23 Apr

Swift dates, switches and tuples


This app demonstrates a number of iOS techniques in Swift.

You can download the project from Github by clicking this link: DatesInSwift

It uses a date picker to let the user select a date. When the user taps the OK button, it displays a variety of messages depending on the date selected.

Extensions to NSDate

The program includes a file DateExtensions.swift that provides a number of useful utlities for working with dates.

Normally you can’t comare dates using ==, <, <=, >, or >=. The DateExtensions.swift extends NSDate to conform to the Equatable protocol, which allows the == comparison, and the Comparable protocol, which allows <, <=, >, or >= comparisions.

DateExtensions.swift defines a type alias mdyTuple which is a tuple containing the month, day, and year value for a date.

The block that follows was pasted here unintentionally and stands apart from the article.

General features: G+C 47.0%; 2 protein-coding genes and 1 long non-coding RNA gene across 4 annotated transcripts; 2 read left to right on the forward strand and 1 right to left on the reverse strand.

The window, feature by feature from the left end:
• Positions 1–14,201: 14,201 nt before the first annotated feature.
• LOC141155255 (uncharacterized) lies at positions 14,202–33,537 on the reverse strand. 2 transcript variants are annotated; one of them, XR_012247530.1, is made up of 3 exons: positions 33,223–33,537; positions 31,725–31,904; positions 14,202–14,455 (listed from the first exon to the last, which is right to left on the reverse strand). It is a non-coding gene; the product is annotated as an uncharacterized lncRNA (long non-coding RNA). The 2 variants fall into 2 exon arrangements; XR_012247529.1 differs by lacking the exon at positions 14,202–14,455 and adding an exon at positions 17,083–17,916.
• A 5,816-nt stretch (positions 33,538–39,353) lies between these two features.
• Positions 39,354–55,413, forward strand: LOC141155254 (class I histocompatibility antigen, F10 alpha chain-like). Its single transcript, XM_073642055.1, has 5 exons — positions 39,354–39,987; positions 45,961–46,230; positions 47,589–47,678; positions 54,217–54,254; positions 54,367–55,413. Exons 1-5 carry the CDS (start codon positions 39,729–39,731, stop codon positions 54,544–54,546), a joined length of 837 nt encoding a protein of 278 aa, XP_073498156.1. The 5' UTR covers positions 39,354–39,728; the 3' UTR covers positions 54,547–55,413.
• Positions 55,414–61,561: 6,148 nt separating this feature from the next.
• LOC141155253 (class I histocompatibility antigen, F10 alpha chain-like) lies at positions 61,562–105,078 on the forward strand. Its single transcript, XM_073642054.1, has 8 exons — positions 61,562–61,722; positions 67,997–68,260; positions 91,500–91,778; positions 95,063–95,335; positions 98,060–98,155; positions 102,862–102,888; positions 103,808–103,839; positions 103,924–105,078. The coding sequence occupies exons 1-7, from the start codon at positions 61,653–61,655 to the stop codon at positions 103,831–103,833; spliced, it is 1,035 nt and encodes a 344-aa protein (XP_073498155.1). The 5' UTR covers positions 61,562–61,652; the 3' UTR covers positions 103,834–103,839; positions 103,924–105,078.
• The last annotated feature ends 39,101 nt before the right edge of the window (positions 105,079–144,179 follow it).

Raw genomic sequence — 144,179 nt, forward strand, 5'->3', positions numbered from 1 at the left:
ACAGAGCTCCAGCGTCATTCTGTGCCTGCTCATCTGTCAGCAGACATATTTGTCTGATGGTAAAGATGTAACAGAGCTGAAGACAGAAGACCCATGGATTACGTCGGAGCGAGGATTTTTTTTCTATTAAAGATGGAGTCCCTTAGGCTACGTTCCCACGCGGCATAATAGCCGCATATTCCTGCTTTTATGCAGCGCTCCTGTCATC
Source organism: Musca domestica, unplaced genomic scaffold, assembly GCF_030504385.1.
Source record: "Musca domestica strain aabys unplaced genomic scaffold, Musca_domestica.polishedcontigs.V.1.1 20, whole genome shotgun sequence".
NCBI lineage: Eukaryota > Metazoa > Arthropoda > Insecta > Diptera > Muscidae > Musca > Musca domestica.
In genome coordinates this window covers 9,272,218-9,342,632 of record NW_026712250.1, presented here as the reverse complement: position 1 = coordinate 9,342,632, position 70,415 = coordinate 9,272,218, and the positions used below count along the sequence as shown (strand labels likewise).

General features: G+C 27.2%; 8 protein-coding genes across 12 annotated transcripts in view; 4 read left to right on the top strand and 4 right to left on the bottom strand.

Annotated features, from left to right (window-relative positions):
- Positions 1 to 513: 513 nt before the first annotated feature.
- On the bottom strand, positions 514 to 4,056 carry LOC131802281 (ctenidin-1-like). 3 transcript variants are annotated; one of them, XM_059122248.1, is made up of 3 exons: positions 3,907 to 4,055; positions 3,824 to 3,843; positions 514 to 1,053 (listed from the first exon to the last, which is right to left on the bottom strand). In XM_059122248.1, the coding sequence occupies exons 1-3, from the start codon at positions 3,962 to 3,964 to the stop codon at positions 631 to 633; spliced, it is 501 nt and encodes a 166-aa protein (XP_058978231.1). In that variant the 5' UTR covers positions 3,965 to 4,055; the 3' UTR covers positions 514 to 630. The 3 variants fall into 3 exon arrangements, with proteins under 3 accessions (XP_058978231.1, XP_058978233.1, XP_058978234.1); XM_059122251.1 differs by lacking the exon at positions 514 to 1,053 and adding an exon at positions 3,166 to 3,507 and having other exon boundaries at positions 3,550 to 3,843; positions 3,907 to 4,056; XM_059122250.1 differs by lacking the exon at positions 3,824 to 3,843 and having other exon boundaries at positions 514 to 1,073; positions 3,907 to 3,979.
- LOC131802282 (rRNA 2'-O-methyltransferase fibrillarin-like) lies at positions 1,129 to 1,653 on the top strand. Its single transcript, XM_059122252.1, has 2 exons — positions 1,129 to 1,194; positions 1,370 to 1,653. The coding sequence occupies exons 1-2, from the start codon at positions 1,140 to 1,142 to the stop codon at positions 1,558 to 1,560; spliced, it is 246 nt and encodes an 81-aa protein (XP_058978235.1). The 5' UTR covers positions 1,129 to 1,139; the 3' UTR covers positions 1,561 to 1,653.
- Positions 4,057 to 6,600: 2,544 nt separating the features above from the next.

There are utilities that will convert NDate objects back and forth to mdyTuple tuples.

The NSDate instance method mdy() returns an mdyTuple.

The global function date(mdy: mdyTyple) takes an mdyTuple as input and returns an NSDate.

It turns out that you can’t match tuple constants in the cases of a switch statement by default.
In order to do that you have to implement the ~= (pattern match) operator for the tuple type.

For the mdyTuple type, the pattern match function looks like this:

Exploring Swift switch statements

Swift has a very powerful version of the switch statement. You can match strings, you can match ranges of values, and you can match tuples.

The following a valid in Swift:


But some of the real power of the Swift Switch statment comes in when you use tuples:

The DatesInSwift demo converts the user-selected date to an mdyTuple, then uses it to demonstrate various types of switch cases.

First, define some constants:

Then do some setup:

And finally the switch statement: